On 11 July 1855, five years after the founding of the British Meteorological Society (later the Royal Meteorological Society), Sir John Forbes and David Milne Home convened a meeting in the Edinburgh rooms of the Highland and Agricultural Society of Scotland to discuss the formation of an Association for Promoting the Observation and Classification of Meteorological Phenomena in Scotland”. Support for the proposal was sufficiently enthusiastic for a Provisional Council to be formed and by early in 1856 a network of observing stations had been established, whose data were published in the Quarterly Reports of the Registrar-General for Scotland. Dr James Stark, the Superintendent of Statistics in the Department of the Registrar-General became the first Meteorological Secretary. J D Everett and A H Burgess briefly held the position of Secretary in 1859 and 1960, before in December 1960, Alexander Buchan was appointed to the post, which he filled until his death in 1907 at the age of 78.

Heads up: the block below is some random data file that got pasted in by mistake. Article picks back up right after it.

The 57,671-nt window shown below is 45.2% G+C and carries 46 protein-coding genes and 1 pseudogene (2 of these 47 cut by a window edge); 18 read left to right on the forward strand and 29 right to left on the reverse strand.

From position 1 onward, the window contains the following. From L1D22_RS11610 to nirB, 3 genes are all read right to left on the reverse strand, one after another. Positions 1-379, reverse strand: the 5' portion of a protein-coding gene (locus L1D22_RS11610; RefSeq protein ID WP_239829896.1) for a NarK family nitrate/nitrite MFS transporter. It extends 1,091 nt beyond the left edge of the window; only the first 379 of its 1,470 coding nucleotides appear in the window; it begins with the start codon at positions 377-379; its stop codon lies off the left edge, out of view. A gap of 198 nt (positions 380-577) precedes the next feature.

The Society’s primary object was to “investigate the meteorology of Scotland” and for this it was essential to have a network of reliable observing stations, whose returns were received monthly. The voluntary observers were located not only in Scotland, but also in the Faroes, Iceland and the Near East. Among the subordinate objects was “the discovery of the general laws regulations atmospheric changes”. Reports and addresses to the Society, along with summary weather data were published quarterly from the inception of the Society, but from 1864 onwards there was published the Journal of the Scottish Meteorological Society, which was edited by Alexander Buchan. As well as editing the Journal he also wrote many of the papers. He made important contributions to the development of meteorology, including the exposition of the general relationship between the surface pressure field and the winds. Using land observations and ships logs he produced the first surface pressure maps showing the progression of depression across the North Atlantic from America to Europe.. He also produced climatological averages of temperature, pressure and rainfall for the British Isles and the first maps of mean isobars and prevailing winds for the world. As more observations became available, particularly following the “Challenger” Expedition, these maps were refined .
The image shows David Milne-Home, chairman of the Council of the Scottish Meteorological Society, before becoming the Vice-President from 1884 until his death in 1890